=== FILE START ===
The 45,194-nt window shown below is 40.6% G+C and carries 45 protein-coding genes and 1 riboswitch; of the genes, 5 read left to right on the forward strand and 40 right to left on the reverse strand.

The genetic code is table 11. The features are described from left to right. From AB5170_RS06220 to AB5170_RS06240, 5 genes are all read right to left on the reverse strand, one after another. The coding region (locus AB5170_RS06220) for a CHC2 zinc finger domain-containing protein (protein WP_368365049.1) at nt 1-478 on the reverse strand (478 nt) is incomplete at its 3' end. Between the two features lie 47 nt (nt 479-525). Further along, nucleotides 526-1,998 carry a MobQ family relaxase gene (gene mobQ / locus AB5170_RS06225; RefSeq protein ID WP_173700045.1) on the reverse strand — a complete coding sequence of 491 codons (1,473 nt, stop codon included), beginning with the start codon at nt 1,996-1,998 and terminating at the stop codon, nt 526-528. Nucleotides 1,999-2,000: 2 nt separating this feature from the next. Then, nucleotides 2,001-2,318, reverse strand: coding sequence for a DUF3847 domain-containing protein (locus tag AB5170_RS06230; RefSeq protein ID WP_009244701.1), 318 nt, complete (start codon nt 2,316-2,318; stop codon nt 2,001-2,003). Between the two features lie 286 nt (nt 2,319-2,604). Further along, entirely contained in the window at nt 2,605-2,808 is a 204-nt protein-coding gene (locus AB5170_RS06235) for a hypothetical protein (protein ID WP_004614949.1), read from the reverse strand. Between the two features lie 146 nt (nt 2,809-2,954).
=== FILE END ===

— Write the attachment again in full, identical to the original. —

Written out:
The 45,194-nt window shown below is 40.6% G+C and carries 45 protein-coding genes and 1 riboswitch; of the genes, 5 read left to right on the forward strand and 40 right to left on the reverse strand.

The genetic code is table 11. The features are described from left to right. From AB5170_RS06220 to AB5170_RS06240, 5 genes are all read right to left on the reverse strand, one after another. The coding region (locus AB5170_RS06220) for a CHC2 zinc finger domain-containing protein (protein WP_368365049.1) at nt 1-478 on the reverse strand (478 nt) is incomplete at its 3' end. Between the two features lie 47 nt (nt 479-525). Further along, nucleotides 526-1,998 carry a MobQ family relaxase gene (gene mobQ / locus AB5170_RS06225; RefSeq protein ID WP_173700045.1) on the reverse strand — a complete coding sequence of 491 codons (1,473 nt, stop codon included), beginning with the start codon at nt 1,996-1,998 and terminating at the stop codon, nt 526-528. Nucleotides 1,999-2,000: 2 nt separating this feature from the next. Then, nucleotides 2,001-2,318, reverse strand: coding sequence for a DUF3847 domain-containing protein (locus tag AB5170_RS06230; RefSeq protein ID WP_009244701.1), 318 nt, complete (start codon nt 2,316-2,318; stop codon nt 2,001-2,003). Between the two features lie 286 nt (nt 2,319-2,604). Further along, entirely contained in the window at nt 2,605-2,808 is a 204-nt protein-coding gene (locus AB5170_RS06235) for a hypothetical protein (protein ID WP_004614949.1), read from the reverse strand. Between the two features lie 146 nt (nt 2,809-2,954).